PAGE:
12 June . 2018
5 things to know about screen time – and how the experts manage their own kids’ screen time
A recent UNICEF study found that adolescents and young people are the most connected generation ever, with children under 18 accounting for 1 in 3 Internet users worldwide. Here’s a round-up of some of the latest research to help you decide how much screen time is best for your family.
The Goldilocks approach. Screen time has definite benefits, such as expanded access to education and knowledge, and helping young people be more engaged. Authors of the UNICEF study suggest a “Goldilocks” approach – neither too much nor too little. They suggest focusing on what kids are doing online more than they amount of time they spend.
Small screen usage is going up. Worldwide, 98 percent of households with children 8 and under have access to a smartphone, tablet or other mobile device. That’s a huge increase from 52 percent only six years ago, according to a parent survey from Common Sense Media. Kids’ screen time has held steady at 2-¼ hours a day, but they are using handheld devices more.
When screen time becomes a negative. From sneaking screen time use, to using screen time to feel better on a bad day, there are a number of warning signs that can help you tell when screen use is becoming problematic. This infographic from a journal of the American Psychological Association offers 9 tips.
The 5-2-1-0 rule. The founder of Canada’s Childhood Obesity Foundation created a 5-2-1-0 formula for his family. That means 5 servings of fruits and vegetables a day, no more than 2 hours of screen time, one hour of physical activity, and zero sugary beverages.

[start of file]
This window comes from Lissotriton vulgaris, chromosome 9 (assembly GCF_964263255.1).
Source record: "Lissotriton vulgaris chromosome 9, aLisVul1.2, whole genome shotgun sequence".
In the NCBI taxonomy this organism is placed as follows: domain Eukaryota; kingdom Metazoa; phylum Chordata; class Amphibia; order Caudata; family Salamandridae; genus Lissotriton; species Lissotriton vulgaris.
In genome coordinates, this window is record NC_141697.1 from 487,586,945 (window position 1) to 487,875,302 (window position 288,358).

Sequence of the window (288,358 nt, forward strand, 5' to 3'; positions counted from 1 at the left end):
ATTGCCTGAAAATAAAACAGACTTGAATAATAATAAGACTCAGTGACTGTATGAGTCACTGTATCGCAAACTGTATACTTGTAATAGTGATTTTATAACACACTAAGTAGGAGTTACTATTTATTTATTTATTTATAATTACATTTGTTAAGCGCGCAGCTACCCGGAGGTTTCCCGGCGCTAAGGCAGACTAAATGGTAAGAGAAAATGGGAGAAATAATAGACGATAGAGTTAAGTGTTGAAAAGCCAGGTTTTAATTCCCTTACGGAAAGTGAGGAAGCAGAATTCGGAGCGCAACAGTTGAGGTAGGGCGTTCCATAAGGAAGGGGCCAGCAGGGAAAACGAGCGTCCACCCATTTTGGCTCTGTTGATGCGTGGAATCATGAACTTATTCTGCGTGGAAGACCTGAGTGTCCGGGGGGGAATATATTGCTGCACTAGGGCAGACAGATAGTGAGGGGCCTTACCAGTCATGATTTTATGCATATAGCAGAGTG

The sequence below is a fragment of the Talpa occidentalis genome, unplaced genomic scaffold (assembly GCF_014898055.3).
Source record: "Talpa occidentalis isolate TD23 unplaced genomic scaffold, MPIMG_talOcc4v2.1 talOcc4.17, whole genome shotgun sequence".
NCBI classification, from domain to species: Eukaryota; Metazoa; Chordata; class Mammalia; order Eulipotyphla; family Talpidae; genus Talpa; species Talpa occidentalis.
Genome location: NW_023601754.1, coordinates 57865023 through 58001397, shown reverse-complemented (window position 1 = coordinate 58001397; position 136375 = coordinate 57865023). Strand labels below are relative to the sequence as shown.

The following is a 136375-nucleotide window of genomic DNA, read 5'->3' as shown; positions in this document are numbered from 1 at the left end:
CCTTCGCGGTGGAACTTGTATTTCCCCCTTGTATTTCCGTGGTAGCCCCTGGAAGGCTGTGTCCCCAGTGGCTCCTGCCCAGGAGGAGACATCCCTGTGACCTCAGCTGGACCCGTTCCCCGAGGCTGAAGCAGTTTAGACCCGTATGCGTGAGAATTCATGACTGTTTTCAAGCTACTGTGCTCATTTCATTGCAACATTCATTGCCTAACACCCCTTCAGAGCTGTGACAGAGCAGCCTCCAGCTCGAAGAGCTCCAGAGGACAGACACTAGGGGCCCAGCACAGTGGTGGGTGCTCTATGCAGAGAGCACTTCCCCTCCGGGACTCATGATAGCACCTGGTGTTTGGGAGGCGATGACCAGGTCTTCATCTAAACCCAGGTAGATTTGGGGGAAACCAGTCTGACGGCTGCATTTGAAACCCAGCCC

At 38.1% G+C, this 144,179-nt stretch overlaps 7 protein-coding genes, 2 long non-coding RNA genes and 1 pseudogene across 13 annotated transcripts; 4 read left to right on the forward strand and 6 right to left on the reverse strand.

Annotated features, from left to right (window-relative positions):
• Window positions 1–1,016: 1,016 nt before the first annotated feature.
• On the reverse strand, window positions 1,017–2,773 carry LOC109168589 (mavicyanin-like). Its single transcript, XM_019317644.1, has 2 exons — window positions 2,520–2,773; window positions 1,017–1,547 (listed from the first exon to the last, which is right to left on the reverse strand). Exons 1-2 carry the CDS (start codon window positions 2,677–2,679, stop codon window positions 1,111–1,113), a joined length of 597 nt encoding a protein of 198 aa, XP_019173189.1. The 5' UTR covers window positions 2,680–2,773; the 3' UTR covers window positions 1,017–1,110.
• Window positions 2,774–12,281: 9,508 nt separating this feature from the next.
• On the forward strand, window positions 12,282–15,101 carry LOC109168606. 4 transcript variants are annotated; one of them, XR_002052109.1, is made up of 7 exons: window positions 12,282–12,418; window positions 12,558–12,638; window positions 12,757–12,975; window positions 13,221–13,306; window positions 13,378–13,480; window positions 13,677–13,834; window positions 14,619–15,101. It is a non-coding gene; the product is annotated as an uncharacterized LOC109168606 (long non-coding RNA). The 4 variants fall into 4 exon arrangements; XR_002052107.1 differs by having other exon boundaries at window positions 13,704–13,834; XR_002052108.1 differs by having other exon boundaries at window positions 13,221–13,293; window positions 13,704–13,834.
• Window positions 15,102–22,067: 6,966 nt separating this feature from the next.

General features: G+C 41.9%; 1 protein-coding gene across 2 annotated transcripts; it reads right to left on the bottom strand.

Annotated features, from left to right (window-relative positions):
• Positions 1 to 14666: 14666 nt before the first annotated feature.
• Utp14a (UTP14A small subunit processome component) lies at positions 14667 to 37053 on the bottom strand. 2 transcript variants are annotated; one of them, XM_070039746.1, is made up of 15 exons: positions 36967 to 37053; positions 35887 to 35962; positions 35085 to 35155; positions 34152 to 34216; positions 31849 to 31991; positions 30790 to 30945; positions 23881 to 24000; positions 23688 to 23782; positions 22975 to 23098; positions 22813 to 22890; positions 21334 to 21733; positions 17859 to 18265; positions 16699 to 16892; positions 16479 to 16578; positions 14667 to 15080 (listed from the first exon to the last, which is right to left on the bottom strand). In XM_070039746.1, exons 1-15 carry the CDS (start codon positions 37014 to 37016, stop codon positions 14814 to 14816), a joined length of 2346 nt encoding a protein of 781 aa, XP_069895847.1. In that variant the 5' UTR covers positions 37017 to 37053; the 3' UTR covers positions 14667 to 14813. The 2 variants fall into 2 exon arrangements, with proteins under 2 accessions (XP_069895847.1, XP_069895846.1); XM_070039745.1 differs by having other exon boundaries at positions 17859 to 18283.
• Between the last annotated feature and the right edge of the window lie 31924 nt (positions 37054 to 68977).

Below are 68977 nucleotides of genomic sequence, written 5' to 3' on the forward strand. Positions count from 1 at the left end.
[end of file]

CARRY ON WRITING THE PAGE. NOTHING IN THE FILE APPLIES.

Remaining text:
Screens and sleep. After a decade of research, a sleep researcher at Stony Brook University has concluded that using screens near bedtime delays falling asleep and reduces sleep quality. Rules for her own two young children include no screen time one hour before bedtime, no screens in the bedroom, and no screens as part of the bedtime routine.
The Art of Screen Time. Anya Kamenetz, author of the "The Art of Screen Time," says she boiled her conclusions down to one simple slogan after interviewing more than 500 families and dozens of experts. In the spirit of Michael Pollan’s famous food rules (Eat food. Not too much. Mostly plants.) she recommends: Enjoy screens. Not too much. Mostly together.
Nature-deficit disorder. Richard Louv, author of the bestselling book, “Last Child in the Woods,” recommends spending more time in nature to counteract what he describes as "nature-deficit disorder," characterized by the rise of obesity, depression and attention disorders. Louv cites a growing body of scientific research correlating time spent in nature with lower blood pressure and stress, and a stronger immune system.
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